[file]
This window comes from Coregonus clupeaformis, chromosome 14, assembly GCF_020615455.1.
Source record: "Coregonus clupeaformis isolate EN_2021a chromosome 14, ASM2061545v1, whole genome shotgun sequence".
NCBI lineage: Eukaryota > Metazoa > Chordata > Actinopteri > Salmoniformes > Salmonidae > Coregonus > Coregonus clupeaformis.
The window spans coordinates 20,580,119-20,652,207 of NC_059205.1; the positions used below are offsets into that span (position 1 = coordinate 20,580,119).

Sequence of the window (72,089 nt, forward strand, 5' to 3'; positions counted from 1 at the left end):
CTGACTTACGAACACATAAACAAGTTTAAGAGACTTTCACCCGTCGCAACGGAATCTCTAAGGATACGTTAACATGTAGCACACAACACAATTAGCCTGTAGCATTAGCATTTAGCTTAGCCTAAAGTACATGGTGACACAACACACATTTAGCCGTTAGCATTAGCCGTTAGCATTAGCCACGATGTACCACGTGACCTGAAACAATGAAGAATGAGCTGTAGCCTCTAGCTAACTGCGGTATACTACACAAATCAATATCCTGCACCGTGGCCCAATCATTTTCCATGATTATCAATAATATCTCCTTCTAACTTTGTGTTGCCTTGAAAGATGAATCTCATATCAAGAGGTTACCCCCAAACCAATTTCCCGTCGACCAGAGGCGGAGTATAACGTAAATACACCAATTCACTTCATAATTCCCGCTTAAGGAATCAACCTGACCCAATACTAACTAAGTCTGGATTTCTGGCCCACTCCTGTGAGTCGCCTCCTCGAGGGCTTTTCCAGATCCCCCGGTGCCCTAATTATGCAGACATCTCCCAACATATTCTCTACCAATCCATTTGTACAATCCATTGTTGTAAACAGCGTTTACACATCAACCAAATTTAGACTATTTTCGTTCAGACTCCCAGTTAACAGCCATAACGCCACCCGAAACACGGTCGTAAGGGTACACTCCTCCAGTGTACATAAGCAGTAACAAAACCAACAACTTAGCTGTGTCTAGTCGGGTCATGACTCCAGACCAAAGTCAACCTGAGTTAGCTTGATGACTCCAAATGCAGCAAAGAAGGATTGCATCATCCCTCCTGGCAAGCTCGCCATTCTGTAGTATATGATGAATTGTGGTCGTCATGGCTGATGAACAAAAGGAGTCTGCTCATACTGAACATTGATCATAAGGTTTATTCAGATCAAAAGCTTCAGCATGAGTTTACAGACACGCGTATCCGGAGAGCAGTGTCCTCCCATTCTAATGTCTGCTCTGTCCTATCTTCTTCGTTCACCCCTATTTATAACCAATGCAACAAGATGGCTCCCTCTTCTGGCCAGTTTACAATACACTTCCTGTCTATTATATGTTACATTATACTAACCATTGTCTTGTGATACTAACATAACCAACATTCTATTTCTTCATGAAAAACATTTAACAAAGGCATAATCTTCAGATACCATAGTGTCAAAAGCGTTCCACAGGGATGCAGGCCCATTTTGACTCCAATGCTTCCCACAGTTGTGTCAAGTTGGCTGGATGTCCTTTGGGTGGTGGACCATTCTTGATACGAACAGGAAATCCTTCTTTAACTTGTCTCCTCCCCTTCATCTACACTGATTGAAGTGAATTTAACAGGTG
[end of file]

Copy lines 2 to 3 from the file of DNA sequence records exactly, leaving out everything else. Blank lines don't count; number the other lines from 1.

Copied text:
Source record: "Coregonus clupeaformis isolate EN_2021a chromosome 14, ASM2061545v1, whole genome shotgun sequence".
NCBI lineage: Eukaryota > Metazoa > Chordata > Actinopteri > Salmoniformes > Salmonidae > Coregonus > Coregonus clupeaformis.